Take a few moments to reflect on what your team does well. Share your reflections with your team, and ask the others to contribute to the list. Brag on those who have helped build the team. Give some thought as to how you can cultivate your strengths as a team.

August 22, 2014
by Floyd

Speak and Lead from the Heart

Recently I listened to a well-known leader speaking on leadership.  It was passionless.  Flat.  Carrying no emotion.  Just information.  It made minimal impact on the audience.  Great content, but it left me wondering what he really believed.

Skepticism will be transformed to belief when your listeners believe that YOU believe in what you are saying.  Delivering a deeply emotional talk will be powerful if the problem is clearly described and the solution you speak about is compelling.  Don’t hold back from imploring people to respond to a cause you are passionate about.

People will be willing to make difficult changes in their lives if you speak from your heart.

People follow passionate leaders, not positions of leadership.

Speaking from the heart allows you to lead from the heart and will inspire people to follow you.

“Your job as a leader is to tap into the power of higher purpose – and you can’t do that by retreating to the analytical.  If you want to lead, have the courage to do it from the heart.”   Gail McGovern, President and CEO, American Red Cross.

August 21, 2014
by Floyd

Sally’s Update

Dear Praying Friends,

You’ve been praying…….there have been answers!!  My white blood cells went from dangerously low to almost normal in 2 weeks.  That was pretty amazing, and a wonderful answer to prayer!  I couldn’t have continued my treatment without that.

With my 2nd chemo treatment, I’m now a third of the way through.  That seems much less daunting than thinking of how much is left. :)  The side effects from the 2nd round seemed easier……definitely an answer to prayer.  I can imagine the “shock” of all that chemo going in the first time must have been a jolt to the body.  They adjusted my anti-nausea and sleeping meds., which has been a big help.  I’ve had more pain this time, but less of other symptoms.

My lovely photo quilt that I mentioned in the last update (from our daughter, son-in-law and grandkids) was oohed and aahed over in the chemo room!  It was so special.  I felt surrounded by love. Lots of the patients and nurses were so touched by the thoughtfulness of it from family so far away.  I’ve attached a photo below of being “hugged” by family during my chemo treatment.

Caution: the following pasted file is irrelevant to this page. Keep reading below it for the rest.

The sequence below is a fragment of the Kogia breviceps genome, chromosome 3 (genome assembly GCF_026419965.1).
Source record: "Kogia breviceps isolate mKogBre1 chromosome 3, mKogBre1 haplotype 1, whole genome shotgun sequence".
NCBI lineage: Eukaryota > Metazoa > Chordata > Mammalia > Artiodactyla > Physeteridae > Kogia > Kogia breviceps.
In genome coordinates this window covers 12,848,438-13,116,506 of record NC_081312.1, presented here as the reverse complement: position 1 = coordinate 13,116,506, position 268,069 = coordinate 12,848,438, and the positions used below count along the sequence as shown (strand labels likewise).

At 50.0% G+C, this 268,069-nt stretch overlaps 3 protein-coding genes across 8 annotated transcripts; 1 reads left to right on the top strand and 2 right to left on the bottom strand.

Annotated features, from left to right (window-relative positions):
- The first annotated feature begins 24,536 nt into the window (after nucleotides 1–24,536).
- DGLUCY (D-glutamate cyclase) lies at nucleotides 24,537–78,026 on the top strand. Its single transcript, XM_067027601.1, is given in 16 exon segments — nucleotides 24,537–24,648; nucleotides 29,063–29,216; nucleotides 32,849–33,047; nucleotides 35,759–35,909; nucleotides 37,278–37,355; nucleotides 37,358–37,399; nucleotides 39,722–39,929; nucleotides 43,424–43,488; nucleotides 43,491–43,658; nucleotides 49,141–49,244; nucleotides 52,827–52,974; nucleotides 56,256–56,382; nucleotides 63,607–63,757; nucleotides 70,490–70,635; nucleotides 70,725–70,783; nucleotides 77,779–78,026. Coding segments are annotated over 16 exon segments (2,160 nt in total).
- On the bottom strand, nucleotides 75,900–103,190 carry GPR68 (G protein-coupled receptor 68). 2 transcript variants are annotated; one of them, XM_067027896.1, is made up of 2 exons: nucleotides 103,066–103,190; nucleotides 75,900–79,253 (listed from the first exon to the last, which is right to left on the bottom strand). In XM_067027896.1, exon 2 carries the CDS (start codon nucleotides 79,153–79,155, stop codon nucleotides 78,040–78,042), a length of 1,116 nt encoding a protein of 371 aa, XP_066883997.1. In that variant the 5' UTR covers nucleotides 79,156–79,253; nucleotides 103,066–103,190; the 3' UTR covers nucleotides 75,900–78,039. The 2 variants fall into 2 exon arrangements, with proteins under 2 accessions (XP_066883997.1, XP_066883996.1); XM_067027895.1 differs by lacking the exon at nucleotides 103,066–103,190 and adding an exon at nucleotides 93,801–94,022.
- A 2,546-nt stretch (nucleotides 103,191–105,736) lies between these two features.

I also have a new look……the bald look.  It’s been an adjustment.  I was prepared mentally, but the emotions really hit me when I kept looking in the mirror.  You can see my new look below too.  I waited a few days to share the look because I didn’t want to get my computer wet while I was typing about it. :(  I’m not quite sure why some people choose this look – it feels so much more vulnerable!  But I have been told I have a nice shaped head!  :) I’d have never known!!

We’ve been having a mild winter with lots of sunny days.  I know it’s not just for me, but it feels like a “gift.”  I just seem to feel better when the sun shines!  A number of people have told me they’ve prayed for that.

Some new prayer points:

-  We’re working with the airlines canceling all our tickets for our planned travel of the next few months. Please pray with us for favor for that.  Some are easier to work with than others!  Please pray that we won’t lose too much on all the cancellation fees.

-  Please pray for the evenings for me.  They seem to be the hardest.  I’m not sure if it’s because I’m tired and my energy is low, but that seems to be when some of the worst side effects hit.  I also feel vulnerable emotionally at night.

While I’m going through this personal story, the ministry side continues on.  We send a new team to Jordan this week to work with the refugees. We have an important leadership meeting coming up there in Sept. too. I’d love for Floyd to still go.  Please pray for wisdom in deciding about that.

Many of you write to ask how I’m doing.  I’m so touched by that.  But please know, too, that I’m trying to not bombard you with too many emails. I know this is a long season!  I have months to go in treatment.  If you’d prefer not to receive emails, please let me know.  I understand!!!  I’m trying to send “breaking” news, but not over do it.